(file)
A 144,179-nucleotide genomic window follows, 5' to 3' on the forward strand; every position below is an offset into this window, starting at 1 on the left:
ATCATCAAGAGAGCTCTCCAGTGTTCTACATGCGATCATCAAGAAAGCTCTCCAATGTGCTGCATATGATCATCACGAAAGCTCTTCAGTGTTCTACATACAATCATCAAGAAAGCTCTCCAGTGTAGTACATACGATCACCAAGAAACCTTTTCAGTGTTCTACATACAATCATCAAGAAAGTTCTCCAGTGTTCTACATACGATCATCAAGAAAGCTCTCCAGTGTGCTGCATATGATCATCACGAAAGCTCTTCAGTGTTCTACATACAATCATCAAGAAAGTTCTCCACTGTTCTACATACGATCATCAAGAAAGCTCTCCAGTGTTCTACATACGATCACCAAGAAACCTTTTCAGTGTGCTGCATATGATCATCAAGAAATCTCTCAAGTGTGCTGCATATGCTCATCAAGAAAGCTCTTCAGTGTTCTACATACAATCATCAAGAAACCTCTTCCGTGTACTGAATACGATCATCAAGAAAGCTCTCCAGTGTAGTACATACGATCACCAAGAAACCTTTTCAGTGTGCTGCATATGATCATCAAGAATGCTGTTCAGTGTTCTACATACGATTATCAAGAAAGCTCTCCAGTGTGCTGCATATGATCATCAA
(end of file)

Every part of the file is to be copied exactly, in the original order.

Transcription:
A 144,179-nucleotide genomic window follows, 5' to 3' on the forward strand; every position below is an offset into this window, starting at 1 on the left:
ATCATCAAGAGAGCTCTCCAGTGTTCTACATGCGATCATCAAGAAAGCTCTCCAATGTGCTGCATATGATCATCACGAAAGCTCTTCAGTGTTCTACATACAATCATCAAGAAAGCTCTCCAGTGTAGTACATACGATCACCAAGAAACCTTTTCAGTGTTCTACATACAATCATCAAGAAAGTTCTCCAGTGTTCTACATACGATCATCAAGAAAGCTCTCCAGTGTGCTGCATATGATCATCACGAAAGCTCTTCAGTGTTCTACATACAATCATCAAGAAAGTTCTCCACTGTTCTACATACGATCATCAAGAAAGCTCTCCAGTGTTCTACATACGATCACCAAGAAACCTTTTCAGTGTGCTGCATATGATCATCAAGAAATCTCTCAAGTGTGCTGCATATGCTCATCAAGAAAGCTCTTCAGTGTTCTACATACAATCATCAAGAAACCTCTTCCGTGTACTGAATACGATCATCAAGAAAGCTCTCCAGTGTAGTACATACGATCACCAAGAAACCTTTTCAGTGTGCTGCATATGATCATCAAGAATGCTGTTCAGTGTTCTACATACGATTATCAAGAAAGCTCTCCAGTGTGCTGCATATGATCATCAA